The matchstick-sized Probuphine implant, developed by Titan Pharmaceuticals Inc and privately owned Braeburn Pharmaceuticals, is by design less susceptible to abuse or the illicit resale that plagues existing oral therapies.
“Patients and their doctors now have Probuphine as a new option for the 6-month treatment of opioid dependence. Opioid addiction is a chronic disease and should be treated the same way we treat other serious, chronic diseases – with evidence-based medicine. With 78 people in the U.S. dying each day from opioids, it’s important that patients have more treatments to choose from as no one option will work for everyone. Probuphine is the first of what we hope will be many new and innovative approaches to treating this disease. We are grateful to all of the patients, investigators and to NIDA for their help and dedication that has brought us to this point,” CEO Behshad Sheldon said in a press release.
Currently, opioid addiction is predominantly treated with one of 2 options: methadone and buprenorphine. Methadone is only dispensed at government-endorsed clinics in pill form, and while buprenorphine is available outside said clinics in pill or film form, both methods can be lost, forgotten, stolen or ignored.
The newly cleared Probuphine implant is designed to deliver a slow-release of buprenorphine continuously for up to 6 months, providing a low dose of 8 mg or less per day, Braeburn said.
The FDA cleared the slow-release implant for patients who are already stable on a low or moderate dose of oral buprenorphine, and indicated that the device should be used alongside counseling and other support systems.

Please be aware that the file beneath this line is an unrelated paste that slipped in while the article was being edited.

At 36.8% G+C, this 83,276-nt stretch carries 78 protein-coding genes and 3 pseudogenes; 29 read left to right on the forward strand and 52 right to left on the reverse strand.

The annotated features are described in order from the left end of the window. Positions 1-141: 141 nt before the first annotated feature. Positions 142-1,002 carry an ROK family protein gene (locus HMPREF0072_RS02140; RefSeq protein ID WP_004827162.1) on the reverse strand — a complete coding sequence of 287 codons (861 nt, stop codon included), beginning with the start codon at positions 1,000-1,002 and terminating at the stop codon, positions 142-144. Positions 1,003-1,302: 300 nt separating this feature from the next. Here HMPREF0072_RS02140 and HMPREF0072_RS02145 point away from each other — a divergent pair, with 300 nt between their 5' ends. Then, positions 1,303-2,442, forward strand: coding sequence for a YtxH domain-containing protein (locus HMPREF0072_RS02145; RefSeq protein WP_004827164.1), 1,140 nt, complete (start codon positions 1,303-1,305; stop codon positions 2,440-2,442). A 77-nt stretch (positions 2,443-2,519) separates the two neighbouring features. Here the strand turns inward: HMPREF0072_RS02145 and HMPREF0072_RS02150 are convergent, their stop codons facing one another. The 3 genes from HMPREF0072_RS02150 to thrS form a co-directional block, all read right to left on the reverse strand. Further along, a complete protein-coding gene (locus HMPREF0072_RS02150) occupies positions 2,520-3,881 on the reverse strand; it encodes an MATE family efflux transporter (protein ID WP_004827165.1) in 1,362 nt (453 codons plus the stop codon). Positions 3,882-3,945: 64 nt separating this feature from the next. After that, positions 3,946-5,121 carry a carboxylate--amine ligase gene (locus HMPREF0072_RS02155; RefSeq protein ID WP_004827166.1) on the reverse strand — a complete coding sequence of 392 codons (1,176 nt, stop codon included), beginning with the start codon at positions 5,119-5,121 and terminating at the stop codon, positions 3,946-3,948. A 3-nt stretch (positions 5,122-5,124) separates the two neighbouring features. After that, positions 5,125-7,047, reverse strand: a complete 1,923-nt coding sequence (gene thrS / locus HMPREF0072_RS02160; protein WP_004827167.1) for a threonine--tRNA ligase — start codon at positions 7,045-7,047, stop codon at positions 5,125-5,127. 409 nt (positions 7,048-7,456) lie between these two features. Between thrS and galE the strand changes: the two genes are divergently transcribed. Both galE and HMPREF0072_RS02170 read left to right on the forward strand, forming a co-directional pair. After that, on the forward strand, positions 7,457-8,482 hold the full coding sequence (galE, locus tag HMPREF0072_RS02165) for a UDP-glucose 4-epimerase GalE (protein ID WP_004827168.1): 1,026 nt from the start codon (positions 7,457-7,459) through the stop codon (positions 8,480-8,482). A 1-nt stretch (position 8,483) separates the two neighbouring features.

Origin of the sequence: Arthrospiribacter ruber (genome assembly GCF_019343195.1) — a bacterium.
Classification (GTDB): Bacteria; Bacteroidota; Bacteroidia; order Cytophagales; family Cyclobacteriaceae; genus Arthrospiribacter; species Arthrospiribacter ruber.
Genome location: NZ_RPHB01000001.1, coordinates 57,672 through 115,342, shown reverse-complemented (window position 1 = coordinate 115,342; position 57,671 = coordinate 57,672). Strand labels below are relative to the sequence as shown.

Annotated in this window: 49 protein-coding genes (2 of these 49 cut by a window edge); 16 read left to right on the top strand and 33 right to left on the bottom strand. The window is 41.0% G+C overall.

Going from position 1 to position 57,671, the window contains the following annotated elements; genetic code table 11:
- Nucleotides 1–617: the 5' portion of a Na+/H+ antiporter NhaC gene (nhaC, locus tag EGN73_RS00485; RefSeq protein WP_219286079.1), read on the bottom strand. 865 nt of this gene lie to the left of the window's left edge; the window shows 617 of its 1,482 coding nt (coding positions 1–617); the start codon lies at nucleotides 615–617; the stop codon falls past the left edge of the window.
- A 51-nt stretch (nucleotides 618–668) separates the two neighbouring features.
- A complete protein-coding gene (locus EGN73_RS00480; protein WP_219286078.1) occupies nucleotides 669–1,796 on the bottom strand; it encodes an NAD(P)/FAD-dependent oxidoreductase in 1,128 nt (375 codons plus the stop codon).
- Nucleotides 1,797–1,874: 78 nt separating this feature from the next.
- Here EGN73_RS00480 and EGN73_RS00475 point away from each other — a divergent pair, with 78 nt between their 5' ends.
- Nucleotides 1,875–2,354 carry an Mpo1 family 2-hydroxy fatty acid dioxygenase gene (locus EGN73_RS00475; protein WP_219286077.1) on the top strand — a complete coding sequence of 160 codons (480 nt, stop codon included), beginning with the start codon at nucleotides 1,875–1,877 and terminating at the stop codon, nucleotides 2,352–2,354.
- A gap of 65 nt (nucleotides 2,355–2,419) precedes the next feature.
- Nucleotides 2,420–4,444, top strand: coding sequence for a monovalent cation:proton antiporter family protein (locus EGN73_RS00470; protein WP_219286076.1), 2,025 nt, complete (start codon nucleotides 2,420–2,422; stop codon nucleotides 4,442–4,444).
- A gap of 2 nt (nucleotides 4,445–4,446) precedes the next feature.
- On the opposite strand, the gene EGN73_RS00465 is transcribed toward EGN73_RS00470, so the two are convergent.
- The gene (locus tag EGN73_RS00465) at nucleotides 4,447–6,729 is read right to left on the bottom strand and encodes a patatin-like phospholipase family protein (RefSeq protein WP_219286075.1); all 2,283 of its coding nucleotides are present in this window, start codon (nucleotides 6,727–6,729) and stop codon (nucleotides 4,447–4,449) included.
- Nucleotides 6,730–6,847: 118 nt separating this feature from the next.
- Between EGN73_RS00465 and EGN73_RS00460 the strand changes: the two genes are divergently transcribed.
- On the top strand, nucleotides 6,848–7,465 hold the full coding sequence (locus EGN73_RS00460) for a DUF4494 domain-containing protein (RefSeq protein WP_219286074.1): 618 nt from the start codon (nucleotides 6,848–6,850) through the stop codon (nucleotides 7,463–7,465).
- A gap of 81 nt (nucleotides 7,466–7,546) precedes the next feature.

“Probuphine represents a significant step forward in addressing the serious lack of new treatment options in the last 15 years. With strong support from the President and the Secretary of Health and Human Services this year to expand access to medication assisted treatment, addiction specialists like myself are more confident we will be able to get more patients the treatment they desperately need. Opioid dependence touches people from all walks of life, no matter their socioeconomic status, race or gender; the more we educate and innovate the better chance we have at reducing the prevalence of this terrible disease,” American Society of Addiction Medicine prez Dr. Kelly Clark said in prepared remarks.
Despite the backing from the FDA, some doctors are concerned that the implant may incentivize patients to rely solely on medication, and ignore the lifestyle changes they need to make. The company will also likely face push-back from supporters of total-sobriety approaches at treating addiction.
Material from Reuters was used in this report.